BY HELEN BARRETT
A supplement, as the name implies, is any product that aims to “supplement” the diet in nutrients that could be potentially missing. There are hundreds out there ranging from the more familiar vitamins and minerals, to herbals and botanicals, amino acids, enzymes, and many other products. Dietary supplements come in a variety of forms: traditional tablets, capsules, and powders, as well as drinks and energy bars. For this article we will not be discussing oral nutrition support supplements such as Ensure, Fortisip etc.
Here are the key points if someone asks you about supplements:
- The first thing to flag is that most people can get everything they need from a healthy balanced diet and do not need supplements. There are certain groups that may need a little extra support in meeting the recommended amounts for key micronutrients such as teenage girls and iron. A brief summary is shown in the table below:
- Supplements have increased in popularity recently due to the rise of the so-called experts on social media and the increase of the interest of the public in their own health. Clinical advice should never be replaced by the growing power of unqualified social media influencers and the public should be told this. For example, most dentists will say that charcoal does not whiten teeth and its abrasive nature can actually harm teeth.
- Aside from vitamins and minerals, robust evidence is lacking for a lot of dietary supplements. For example, there is no conclusive research that supports kelp as a weight loss aid. As “food” they do not require the same level of scrutiny as prescription only medications (POMs). Whilst many people think a “natural” product will not harm them, cases reported in the news, including the potential hepatotoxic effects of green tea capsules, should serve as a cautionary tale.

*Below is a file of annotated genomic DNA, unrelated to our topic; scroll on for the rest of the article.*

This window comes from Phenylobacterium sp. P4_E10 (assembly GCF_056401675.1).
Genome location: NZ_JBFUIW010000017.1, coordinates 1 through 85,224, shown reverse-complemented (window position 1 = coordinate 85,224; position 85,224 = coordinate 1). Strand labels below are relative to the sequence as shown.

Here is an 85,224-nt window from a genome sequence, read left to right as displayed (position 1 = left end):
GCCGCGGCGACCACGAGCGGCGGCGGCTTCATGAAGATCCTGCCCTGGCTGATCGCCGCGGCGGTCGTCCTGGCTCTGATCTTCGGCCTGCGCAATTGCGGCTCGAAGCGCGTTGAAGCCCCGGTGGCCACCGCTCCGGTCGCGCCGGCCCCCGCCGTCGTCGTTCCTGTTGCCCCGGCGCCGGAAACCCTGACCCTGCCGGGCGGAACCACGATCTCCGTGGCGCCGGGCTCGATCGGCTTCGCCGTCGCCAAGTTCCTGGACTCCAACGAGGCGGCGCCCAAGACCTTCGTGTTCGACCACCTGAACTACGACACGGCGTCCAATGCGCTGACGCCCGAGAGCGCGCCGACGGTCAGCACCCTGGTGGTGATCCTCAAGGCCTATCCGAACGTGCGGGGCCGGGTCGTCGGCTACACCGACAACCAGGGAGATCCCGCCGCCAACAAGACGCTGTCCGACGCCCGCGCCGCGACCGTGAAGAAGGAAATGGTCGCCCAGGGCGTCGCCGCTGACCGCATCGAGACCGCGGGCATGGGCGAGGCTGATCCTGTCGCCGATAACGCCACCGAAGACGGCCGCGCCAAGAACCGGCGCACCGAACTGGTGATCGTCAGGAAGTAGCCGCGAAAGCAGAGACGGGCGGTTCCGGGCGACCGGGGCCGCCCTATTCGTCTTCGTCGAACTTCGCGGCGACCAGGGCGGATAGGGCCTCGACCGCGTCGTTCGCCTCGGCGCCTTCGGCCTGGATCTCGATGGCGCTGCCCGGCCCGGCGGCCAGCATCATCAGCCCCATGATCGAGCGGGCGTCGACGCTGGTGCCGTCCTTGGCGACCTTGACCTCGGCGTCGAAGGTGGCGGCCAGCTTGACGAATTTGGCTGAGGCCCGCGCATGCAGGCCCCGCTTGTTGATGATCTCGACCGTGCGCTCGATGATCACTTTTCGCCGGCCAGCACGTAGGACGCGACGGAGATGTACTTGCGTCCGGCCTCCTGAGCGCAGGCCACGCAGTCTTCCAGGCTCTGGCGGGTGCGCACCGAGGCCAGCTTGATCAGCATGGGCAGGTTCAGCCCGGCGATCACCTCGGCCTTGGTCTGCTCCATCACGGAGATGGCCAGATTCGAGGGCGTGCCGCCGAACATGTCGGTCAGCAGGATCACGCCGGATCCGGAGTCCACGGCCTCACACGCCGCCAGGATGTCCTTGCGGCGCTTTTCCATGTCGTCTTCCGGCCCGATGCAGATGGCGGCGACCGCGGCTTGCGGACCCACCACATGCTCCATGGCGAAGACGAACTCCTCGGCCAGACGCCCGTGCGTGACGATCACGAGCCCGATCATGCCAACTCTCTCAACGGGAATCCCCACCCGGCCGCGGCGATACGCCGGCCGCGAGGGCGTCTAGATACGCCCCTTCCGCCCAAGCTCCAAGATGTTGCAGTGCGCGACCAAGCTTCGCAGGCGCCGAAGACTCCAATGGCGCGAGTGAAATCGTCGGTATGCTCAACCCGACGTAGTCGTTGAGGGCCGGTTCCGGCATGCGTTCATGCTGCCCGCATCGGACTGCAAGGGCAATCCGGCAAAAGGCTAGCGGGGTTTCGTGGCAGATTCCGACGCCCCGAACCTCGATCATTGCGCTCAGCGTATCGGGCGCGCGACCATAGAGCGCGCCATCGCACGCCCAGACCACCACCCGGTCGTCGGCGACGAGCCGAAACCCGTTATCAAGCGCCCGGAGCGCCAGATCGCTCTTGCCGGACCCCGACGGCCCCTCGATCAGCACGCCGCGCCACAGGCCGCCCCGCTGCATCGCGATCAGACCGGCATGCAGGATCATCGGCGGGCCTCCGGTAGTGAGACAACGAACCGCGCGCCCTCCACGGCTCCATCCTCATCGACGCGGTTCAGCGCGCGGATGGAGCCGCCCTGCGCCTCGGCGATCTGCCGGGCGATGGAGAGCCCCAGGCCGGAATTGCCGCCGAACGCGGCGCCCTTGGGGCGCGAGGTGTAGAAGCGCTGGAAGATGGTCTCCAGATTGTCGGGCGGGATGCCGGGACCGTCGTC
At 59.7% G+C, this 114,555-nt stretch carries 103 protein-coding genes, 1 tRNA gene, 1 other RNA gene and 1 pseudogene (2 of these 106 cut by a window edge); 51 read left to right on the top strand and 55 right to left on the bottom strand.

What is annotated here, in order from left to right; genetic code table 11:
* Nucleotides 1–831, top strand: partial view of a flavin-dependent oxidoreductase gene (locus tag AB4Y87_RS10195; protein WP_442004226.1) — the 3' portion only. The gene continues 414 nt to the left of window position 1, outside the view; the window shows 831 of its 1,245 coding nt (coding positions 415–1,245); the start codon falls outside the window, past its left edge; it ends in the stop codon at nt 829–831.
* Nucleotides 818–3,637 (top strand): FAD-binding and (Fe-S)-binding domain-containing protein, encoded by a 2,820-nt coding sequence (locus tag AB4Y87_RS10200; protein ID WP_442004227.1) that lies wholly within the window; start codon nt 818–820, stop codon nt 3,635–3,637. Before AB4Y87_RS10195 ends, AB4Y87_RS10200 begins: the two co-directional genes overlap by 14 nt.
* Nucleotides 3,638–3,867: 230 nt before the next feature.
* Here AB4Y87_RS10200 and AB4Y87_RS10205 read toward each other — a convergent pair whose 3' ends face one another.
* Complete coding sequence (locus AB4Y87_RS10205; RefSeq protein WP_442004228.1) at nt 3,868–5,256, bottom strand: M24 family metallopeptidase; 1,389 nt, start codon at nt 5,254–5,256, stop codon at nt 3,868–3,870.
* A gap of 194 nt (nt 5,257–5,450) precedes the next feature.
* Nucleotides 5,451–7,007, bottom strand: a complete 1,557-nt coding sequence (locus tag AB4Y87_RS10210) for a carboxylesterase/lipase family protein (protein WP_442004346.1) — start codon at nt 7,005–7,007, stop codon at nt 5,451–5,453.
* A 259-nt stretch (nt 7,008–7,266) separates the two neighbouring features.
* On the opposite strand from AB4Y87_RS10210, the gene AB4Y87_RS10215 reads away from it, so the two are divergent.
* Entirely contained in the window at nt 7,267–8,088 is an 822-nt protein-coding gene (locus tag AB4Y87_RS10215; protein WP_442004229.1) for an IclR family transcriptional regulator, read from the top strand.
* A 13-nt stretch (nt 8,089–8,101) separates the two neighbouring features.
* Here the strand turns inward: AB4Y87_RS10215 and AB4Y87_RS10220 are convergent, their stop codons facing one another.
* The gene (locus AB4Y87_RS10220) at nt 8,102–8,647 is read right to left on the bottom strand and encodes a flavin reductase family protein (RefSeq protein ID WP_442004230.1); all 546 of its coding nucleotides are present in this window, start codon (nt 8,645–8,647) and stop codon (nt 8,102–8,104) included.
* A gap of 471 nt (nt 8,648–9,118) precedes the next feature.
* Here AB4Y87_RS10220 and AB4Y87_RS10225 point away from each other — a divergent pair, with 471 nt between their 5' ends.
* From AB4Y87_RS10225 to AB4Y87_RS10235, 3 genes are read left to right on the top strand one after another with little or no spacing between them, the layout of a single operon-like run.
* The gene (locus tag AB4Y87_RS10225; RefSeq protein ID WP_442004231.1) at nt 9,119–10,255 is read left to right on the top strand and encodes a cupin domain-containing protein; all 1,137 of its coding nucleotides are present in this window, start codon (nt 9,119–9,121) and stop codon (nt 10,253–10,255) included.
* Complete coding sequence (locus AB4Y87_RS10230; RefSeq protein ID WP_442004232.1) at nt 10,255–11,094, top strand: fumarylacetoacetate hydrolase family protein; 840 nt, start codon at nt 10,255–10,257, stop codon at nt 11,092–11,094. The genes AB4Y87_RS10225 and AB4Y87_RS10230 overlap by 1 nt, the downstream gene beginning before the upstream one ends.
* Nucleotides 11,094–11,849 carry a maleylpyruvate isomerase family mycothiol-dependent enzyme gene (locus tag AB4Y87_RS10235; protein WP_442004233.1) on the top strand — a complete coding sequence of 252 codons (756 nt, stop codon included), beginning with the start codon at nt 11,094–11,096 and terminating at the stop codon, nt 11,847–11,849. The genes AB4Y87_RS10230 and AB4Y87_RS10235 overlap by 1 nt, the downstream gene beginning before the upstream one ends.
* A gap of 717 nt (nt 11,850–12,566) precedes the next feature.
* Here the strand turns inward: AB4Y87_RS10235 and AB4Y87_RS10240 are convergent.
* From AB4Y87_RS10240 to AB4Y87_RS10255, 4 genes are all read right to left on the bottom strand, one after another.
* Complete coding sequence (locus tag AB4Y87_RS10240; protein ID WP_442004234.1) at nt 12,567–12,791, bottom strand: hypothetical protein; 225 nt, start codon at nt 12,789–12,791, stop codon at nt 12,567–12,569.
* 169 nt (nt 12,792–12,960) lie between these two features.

- A lack of regulation means that there is no guarantee on the quality of the product. Iodine is mainly found in fish and dairy food; vegans may be concerned about a lack of it in their diet and be drawn towards kelp supplements, however the amount of iodine in kelp and therefore kelp supplements is highly variable. Additionally, as with medications, internet products may not meet the UK standards and can be an inert substance or have toxic levels of the active or other ingredients. Buying from a reputable source such as a pharmacist or chemist should prevent this.
- Only a certain amount of each nutrient is needed for our bodies to function, and higher amounts are not necessarily better. At high doses, some substances may have adverse effects, and may become harmful. Supplements can therefore only be legally sold with an appropriate daily dose recommendation, and a warning statement not to exceed that dose. We cannot store water soluble vitamins so there is no point exceeding the dose. For fat soluble vitamins (A, D, E, K) the maximum dose is there to prevent toxic effects. Make sure people are not doubling up by taking different supplements at the same time.
- If someone is receiving any medical treatment, advise them to see their doctor or healthcare professional. Supplements may have interactions with some medication and some are unsafe if you suffer from certain medical conditions. Vitamin K can reduce the ability of blood thinners to prevent blood from clotting. St. John’s Wort can speed the breakdown of many drugs (including antidepressants and birth control pills) and thereby reduce these drugs’ effectiveness. Vitamin A can also reduce bone strength and should be used in caution with those at risk of osteopenia and osteoporosis.
Antioxidant supplements, like vitamins C and E, might reduce the effectiveness of some types of cancer chemotherapy. Fish liver oil should not be taken by pregnant women as it contains vitamin A; large amounts can be teratogenic. Vitamin E supplements should be avoided by people with cardiovascular disease as it can increase the risk of further heart attacks. Effervescent (fizzy) vitamin supplements contain approximately a gram of salt per tablet and may not be appropriate for those advised to limit salt intake.
In summary, pharmacists should be cautious with recommending dietary supplements to the general public. If someone is concerned about their health or diet then they should go and see a doctor or dietitian who could potentially prescribe a medicine or diet to meet any deficit.
The author is a registered NHS dietitian and prescriber.
This article appears in the July issue of Pharmacy Business.